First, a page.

Weight loss, however, is not the only aim of the genetic test. It also offers indicators to how the body will respond to a particular diet or exercise. "Certain studies, for example, tell you that wine or alcohol in moderation is beneficial and increases good cholesterol levels in the body," Husami. "But this might not hold true for some people whose genetic makeup might be such that the way their body metabolises alcohol might not benefit their health."
Helpful as it might be, genetic science is, however, still in a nascent stage. So, responsible laboratories and start-ups that offer the test prefer to partner with qualified doctors and nutritionists instead of handing out kits directly to people who might misread the results. Bengaluru-based dietician Laxmi Sri Pandrala is among the nutritionists who turn to this science while planning an individual's diet and fitness programme.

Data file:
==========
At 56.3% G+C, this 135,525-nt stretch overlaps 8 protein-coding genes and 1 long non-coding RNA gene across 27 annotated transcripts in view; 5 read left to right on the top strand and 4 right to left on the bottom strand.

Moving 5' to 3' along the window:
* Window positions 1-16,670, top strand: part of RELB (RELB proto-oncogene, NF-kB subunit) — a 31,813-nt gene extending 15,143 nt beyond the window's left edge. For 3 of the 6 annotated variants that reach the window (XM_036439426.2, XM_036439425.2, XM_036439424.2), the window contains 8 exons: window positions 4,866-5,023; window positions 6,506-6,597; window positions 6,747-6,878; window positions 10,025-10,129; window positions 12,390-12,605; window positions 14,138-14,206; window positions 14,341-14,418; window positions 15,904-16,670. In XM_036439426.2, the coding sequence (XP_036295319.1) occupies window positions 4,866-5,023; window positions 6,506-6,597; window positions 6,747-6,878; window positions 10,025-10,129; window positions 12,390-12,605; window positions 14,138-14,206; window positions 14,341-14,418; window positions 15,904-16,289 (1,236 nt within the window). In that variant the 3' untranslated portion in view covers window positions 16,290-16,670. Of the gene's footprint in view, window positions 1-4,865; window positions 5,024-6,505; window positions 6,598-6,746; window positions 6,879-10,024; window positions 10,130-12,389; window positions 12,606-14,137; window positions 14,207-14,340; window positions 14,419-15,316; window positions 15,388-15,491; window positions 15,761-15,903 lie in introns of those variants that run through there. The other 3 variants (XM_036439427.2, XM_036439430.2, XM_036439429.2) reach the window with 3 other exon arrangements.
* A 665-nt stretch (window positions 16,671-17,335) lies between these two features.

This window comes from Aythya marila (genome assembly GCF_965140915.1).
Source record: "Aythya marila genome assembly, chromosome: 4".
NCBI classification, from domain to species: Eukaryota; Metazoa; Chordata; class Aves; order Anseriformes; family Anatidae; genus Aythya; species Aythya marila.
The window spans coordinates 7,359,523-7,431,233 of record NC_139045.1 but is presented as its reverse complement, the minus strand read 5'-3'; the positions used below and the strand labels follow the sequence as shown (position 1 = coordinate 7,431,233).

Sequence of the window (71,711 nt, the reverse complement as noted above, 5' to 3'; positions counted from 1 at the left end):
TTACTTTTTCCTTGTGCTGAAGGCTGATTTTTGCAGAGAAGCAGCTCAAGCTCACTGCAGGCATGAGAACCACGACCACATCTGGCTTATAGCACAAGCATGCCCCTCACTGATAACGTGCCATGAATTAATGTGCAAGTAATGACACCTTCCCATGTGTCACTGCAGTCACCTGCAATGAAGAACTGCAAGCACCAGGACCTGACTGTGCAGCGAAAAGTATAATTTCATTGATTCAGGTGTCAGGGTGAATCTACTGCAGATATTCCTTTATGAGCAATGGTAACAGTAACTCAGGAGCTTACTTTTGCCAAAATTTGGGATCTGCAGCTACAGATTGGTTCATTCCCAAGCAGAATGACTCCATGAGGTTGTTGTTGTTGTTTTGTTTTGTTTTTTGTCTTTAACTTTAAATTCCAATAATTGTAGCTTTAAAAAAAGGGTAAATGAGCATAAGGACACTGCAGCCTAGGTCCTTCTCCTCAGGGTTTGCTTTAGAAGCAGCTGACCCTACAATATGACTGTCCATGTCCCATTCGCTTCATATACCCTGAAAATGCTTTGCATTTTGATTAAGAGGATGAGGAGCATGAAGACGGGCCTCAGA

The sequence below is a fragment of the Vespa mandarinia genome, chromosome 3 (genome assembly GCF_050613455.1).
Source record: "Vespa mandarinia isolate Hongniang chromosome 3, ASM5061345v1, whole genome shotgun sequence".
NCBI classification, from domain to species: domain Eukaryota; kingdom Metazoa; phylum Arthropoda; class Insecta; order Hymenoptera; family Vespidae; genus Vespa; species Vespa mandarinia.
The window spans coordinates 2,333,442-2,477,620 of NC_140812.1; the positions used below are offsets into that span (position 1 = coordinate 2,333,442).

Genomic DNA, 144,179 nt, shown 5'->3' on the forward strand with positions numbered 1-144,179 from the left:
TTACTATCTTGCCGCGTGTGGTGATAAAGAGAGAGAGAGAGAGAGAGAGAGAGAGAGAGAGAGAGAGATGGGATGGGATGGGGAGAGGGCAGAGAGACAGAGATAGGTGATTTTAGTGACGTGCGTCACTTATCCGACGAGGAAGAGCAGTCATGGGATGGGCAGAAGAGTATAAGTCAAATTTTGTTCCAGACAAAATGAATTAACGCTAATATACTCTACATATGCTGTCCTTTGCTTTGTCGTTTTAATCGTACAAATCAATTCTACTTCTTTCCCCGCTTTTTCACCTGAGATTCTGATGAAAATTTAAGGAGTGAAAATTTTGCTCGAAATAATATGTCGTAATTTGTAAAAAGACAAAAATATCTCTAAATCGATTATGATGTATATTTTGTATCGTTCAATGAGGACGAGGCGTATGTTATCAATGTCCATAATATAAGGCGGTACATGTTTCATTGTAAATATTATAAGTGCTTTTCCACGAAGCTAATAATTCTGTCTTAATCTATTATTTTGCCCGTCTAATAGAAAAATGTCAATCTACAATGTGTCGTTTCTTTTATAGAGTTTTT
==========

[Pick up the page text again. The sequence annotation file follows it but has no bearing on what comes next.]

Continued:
The DNA test results, says Pandrala, are so specific "that I know which vitamin to recommend and in what quantity". The test, she adds, can be conducted on a child as young as two. "By analysing the markers, it is possible to tell which deficiencies the child could be prone to at a later age or the body type he or she has."
While VLCC's DNA Slim programme starts at Rs 6,499 (DNA test included), the 13-marker test at Adam's Genetics costs Rs 10,000. And, the one that looks at 49 markers and covers a person's genetic propensity to various diseases and the treatment his body would respond to costs Rs 25,000.
Experts, however, say the test alone will not help, unless you also take into account the environmental factors related to weight - and religiously follow the recommended diet and exercise.
DIETICIANS AND WELLNESS CENTRES ARE ALSO USING GENE TESTS TO HELP SPORTSPERSONS gain insights into their physical strengths and weaknesses so that they perform better.